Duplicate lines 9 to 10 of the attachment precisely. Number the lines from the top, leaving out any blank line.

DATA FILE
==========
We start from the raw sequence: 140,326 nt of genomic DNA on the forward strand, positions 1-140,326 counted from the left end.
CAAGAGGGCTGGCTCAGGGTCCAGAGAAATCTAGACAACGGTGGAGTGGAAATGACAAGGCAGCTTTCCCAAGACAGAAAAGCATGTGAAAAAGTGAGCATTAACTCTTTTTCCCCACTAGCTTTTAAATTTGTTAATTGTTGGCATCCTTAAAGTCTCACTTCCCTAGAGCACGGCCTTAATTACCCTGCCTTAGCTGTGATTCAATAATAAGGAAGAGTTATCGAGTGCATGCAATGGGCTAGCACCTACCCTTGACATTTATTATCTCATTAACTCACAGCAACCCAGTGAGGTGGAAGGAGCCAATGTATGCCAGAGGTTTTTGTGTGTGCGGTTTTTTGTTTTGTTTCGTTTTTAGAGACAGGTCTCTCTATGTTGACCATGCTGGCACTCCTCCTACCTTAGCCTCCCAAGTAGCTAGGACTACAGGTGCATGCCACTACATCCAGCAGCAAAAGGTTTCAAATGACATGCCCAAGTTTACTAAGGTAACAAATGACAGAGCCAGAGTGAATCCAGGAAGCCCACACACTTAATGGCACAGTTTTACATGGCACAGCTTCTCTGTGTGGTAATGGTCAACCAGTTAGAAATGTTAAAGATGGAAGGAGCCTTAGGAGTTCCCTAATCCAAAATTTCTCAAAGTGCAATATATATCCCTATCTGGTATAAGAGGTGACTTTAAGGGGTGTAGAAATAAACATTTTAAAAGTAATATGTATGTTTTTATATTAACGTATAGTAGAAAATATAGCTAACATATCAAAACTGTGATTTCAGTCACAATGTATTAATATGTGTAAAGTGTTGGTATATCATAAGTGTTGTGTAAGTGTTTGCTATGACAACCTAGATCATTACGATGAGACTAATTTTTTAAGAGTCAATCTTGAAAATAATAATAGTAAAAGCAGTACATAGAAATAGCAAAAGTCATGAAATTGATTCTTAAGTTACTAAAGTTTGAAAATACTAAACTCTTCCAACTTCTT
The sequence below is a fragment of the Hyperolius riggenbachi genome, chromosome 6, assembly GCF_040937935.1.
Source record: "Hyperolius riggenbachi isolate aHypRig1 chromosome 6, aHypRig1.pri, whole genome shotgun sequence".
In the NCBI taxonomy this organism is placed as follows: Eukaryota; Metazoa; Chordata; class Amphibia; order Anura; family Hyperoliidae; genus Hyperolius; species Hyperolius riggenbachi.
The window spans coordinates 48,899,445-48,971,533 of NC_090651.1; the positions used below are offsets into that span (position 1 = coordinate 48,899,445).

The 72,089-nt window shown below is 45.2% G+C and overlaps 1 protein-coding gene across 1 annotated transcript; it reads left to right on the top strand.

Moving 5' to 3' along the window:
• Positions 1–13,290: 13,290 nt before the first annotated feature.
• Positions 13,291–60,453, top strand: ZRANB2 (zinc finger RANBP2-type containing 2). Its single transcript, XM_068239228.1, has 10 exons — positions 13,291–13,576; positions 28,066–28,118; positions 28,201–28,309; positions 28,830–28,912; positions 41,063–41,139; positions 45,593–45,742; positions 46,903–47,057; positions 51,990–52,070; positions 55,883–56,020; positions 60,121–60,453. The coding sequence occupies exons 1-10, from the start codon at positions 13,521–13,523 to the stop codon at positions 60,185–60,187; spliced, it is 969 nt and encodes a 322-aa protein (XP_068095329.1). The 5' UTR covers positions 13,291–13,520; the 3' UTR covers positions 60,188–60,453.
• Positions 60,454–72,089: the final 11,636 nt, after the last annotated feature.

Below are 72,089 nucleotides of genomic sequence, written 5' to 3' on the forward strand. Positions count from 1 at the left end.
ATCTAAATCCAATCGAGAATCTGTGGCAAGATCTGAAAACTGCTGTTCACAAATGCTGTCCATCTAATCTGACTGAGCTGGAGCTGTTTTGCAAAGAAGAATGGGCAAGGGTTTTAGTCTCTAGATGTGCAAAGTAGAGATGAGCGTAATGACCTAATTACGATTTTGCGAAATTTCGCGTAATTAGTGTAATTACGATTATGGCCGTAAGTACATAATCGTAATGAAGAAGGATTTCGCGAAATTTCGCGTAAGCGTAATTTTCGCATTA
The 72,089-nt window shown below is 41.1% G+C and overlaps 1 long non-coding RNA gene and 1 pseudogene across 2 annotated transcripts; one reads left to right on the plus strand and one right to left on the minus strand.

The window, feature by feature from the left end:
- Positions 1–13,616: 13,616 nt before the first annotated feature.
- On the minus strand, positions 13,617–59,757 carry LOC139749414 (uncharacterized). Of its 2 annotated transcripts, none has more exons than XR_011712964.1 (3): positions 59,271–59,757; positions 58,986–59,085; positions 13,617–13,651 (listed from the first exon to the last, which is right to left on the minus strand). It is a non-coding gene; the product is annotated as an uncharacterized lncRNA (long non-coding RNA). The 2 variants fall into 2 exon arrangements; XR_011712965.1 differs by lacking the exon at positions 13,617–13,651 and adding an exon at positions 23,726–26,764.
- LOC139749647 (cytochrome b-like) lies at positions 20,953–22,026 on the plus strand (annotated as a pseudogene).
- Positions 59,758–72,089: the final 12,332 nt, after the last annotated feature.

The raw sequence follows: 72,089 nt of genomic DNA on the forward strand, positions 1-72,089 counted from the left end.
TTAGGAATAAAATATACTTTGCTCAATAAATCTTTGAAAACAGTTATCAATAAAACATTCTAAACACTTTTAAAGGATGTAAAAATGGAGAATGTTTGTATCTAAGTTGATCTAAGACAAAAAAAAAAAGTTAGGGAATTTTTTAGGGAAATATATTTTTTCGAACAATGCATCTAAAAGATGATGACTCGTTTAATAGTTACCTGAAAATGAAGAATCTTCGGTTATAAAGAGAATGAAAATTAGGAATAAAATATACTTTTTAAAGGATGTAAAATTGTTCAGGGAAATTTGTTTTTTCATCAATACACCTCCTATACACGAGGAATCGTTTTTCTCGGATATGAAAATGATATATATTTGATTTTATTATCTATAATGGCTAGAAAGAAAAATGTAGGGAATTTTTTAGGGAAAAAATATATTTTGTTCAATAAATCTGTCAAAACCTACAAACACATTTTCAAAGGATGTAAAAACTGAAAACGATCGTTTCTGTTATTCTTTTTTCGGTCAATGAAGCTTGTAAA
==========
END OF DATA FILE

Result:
• Positions 1–13,290: 13,290 nt before the first annotated feature.
• Positions 13,291–60,453, top strand: ZRANB2 (zinc finger RANBP2-type containing 2). Its single transcript, XM_068239228.1, has 10 exons — positions 13,291–13,576; positions 28,066–28,118; positions 28,201–28,309; positions 28,830–28,912; positions 41,063–41,139; positions 45,593–45,742; positions 46,903–47,057; positions 51,990–52,070; positions 55,883–56,020; positions 60,121–60,453. The coding sequence occupies exons 1-10, from the start codon at positions 13,521–13,523 to the stop codon at positions 60,185–60,187; spliced, it is 969 nt and encodes a 322-aa protein (XP_068095329.1). The 5' UTR covers positions 13,291–13,520; the 3' UTR covers positions 60,188–60,453.